Case Studies Clinical Negligence
Our 70 year old client suffered damage during surgery to her oesophagus which went undetected. She required further major surgery and was left with significant restrictions in what she could eat and drink and suffered with frequent nausea. She recovered £390,000 in compensation.
Our client needed surgery to correct a flat foot. A single joint fusion was performed. The orthopaedic surgeon failed to consider the impact of the surgery on other parts of our client’s foot and should have carried out a triple joint fusion. As a result our client had multiple further surgeries resulting in nerve injury and development of pain syndrome. The case settled for £400,000.
Our client needed shoulder replacement surgery. As a result of negligence by the orthopaedic surgeon the glenosphere (part of the prosthetic joint) was wrongly positioned leaving our client with continuous pain, a reduced range of movement and weakness. Our client needed 2 further operations to correct the position and needed help and assistance. The claim settled for £35,000.
Our client needed surgery to correct ankle pain and disability. A subtalar joint fusion was performed with a bone graft from the hip. Although the operation was technically successful, it had not been appropriately planned. The orthopaedic surgeon failed to take into account the fact that the foot had pre-existing deformities and the effect of the fusion was to twist the foot into an incorrect position. Our client had a second operation carried out by the Defendant but this was also poorly planned and did not correct the problem. Our client eventually required a third operation carried out at a different hospital to correct the problem but was left with CRPS, a debilitating pain syndrome and was unable to return to work. The claim settled for £800,000.
Our client suffered a fracture dislocation to his neck as a result of a fall down a flight of stairs. There was a negligent failure to perform an X-Ray of his neck and spine at A & E. He had pain and neurological problems with his hand and arm. An X-Ray performed 10 days after the initial attendance at A & E revealed the fracture and he required surgery that would have been avoided if an X-Ray had been taken at the time of his initial attendance at A & E. The claim settled for £12,500.
Our client developed streptococcal septicaemia. He had a bruising rash that developed during a severe flu type illness. He sought medical advice but as a result of GP negligence there was a delay of 24 hours in referring him to hospital and starting investigations and treatment. He required admission to the ICU. As a result of the delay in diagnosis and starting treatment our client’s illness became more severe and he required longer in the ICU than he would otherwise have done. The delay led to a longer period of recovery and a longer period when he was unable to work. The case settled for £14,000.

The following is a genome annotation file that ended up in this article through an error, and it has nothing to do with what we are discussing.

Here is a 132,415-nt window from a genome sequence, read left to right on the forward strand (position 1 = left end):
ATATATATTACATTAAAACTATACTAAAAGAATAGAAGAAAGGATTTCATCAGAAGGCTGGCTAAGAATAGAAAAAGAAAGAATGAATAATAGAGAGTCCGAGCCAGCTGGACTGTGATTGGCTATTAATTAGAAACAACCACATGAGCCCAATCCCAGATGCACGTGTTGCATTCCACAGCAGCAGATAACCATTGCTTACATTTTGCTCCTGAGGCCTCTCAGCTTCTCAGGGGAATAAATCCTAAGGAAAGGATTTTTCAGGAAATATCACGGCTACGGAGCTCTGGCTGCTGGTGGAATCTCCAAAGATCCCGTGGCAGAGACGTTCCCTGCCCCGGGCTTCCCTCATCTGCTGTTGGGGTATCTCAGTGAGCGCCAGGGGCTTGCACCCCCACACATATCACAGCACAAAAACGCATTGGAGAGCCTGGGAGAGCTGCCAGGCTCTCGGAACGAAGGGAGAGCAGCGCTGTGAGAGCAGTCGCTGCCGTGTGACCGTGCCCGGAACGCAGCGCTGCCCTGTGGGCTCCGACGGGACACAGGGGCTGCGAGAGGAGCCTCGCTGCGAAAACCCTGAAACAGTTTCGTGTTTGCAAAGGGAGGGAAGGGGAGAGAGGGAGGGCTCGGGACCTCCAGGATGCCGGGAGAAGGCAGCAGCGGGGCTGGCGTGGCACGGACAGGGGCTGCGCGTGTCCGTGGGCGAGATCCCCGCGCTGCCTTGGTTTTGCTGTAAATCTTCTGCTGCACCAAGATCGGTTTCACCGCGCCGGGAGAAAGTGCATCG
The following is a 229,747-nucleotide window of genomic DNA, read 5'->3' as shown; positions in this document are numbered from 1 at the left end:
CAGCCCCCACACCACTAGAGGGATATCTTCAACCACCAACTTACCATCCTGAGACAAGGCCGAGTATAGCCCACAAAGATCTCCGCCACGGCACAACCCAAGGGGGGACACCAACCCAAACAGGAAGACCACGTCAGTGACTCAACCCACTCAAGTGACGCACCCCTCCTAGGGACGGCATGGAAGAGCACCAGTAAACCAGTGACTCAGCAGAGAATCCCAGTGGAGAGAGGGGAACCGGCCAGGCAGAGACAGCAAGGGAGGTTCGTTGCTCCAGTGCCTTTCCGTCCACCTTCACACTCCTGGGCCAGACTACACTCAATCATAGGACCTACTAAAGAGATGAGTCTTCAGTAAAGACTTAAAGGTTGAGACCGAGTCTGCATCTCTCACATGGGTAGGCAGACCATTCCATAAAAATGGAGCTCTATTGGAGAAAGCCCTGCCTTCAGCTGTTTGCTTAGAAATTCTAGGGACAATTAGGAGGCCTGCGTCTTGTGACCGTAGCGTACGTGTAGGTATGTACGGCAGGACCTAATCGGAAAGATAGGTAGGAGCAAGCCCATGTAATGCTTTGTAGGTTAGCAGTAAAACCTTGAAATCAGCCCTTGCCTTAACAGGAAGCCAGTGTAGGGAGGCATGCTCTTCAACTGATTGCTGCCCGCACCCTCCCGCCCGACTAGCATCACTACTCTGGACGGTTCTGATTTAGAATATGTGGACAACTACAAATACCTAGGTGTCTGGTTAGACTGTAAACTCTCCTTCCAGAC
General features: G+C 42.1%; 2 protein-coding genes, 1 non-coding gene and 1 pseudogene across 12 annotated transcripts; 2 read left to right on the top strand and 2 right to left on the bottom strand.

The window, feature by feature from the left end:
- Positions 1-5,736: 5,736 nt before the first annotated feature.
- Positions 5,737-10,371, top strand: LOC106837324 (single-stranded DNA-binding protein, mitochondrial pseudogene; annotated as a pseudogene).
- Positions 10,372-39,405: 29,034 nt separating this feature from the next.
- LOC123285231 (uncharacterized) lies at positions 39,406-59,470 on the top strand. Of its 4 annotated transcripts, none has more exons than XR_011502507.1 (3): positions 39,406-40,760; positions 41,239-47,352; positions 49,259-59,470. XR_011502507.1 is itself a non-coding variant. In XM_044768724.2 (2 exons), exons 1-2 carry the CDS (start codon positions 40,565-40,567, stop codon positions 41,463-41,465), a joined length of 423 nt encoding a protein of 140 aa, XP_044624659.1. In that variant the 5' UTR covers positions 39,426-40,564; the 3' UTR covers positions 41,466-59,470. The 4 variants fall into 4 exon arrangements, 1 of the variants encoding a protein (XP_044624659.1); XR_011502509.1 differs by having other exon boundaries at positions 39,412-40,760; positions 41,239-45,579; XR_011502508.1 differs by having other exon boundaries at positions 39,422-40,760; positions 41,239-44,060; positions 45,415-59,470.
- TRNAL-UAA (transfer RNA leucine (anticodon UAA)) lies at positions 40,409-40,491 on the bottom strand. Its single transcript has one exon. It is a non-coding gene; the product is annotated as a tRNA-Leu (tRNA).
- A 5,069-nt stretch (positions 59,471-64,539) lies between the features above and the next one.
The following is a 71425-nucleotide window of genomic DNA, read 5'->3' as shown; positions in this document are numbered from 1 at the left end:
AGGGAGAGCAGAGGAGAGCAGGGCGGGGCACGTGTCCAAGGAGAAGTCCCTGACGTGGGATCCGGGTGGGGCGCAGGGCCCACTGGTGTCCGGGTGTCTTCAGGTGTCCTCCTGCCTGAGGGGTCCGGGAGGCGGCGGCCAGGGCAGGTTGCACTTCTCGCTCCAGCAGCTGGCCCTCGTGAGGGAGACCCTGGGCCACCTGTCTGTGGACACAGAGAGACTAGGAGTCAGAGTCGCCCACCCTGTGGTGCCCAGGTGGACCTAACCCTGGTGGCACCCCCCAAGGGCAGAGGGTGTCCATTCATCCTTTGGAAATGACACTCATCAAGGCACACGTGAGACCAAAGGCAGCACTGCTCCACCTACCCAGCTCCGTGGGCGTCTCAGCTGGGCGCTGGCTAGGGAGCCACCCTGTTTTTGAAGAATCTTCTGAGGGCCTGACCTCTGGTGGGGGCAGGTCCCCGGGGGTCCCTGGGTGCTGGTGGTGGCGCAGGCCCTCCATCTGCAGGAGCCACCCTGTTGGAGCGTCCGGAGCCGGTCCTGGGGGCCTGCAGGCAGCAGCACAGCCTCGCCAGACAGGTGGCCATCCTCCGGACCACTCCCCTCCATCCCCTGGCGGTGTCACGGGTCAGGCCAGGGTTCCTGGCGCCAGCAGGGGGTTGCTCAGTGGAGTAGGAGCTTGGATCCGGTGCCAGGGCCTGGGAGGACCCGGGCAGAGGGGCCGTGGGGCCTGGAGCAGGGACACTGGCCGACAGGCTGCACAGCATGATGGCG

Our client suffered severe brain damage at birth when she was deprived of oxygen. Her cerebral palsy left her in need of round the clock care, single storey accommodation with wheelchair access and many other aids and equipment. She received a substantial lump sum and periodical payments. As liability was admitted and our client had a much shortened life expectancy, we were able to reach a settlement before her 4th birthday.
Our client was 32 years of age when he pursued a claim for damages for the cerebral palsy he had suffered at birth due to a failure to deliver him much earlier. The Court allowed him to proceed outside of the normal time limits for a Claimant who still retained capacity and his claim was eventually settled just before trial for £3 million. Previously instructed solicitors had abandoned the claim, but Heather Jobling took up the challenge with a very successful outcome for the client.
Our client sustained spinal fractures in a road accident when he was knocked off his bike. Unfortunately the fractures were not detected by the A&E Department and the failure to treat the fractures resulted in a far worse outcome than should have been the case. The car driver and the hospital shared responsibility for the injuries and our client received £1.1 million.
The claimant was admitted to hospital following a fall. His leg had become cold and painful. Although the claimant was admitted onto the ward and listed for a scan, the hospital doctors missed the fact that the limb, due to the reduced blood supply, became critically ischaemic. Once the correct diagnosis was eventually made it was too late to save the leg and the client went on to have an above-the-knee amputation.
The claimant had diabetes. As a complication of the diabetes he suffered an ulcer to his foot. The ulcer failed to heal. There was the delay in providing appropriate treatment which led to an amputation of part of the foot and in addition the claimant suffered significant debilitating damage to his inner ear as a result of antibiotic treatment which meant he had poor balance. He was unable to return to work. His claim settled for £400,000.
Our client went to the doctors having discovered a mole on her cheek. She was referred to a dermatologist at hospital. The hospital removed the mole and subsequently advised that the mole was benign and nothing to worry about. This was a mistake made in the histopathology lab and a form of skin cancer had been missed. Several years later the correct diagnosis was made. The claimant had to undergo extensive treatment including surgery which would have been avoided had the correct diagnosis been made when it should have been. The claim settled for £50,000.
Our Client was given the wrong medication by her pharmacist and as a result was hospitalised for several days with ill effects lasting for 2 weeks. Her symptoms were frightening in the acute period and in recognition of that she accepted a settlement of £3,500.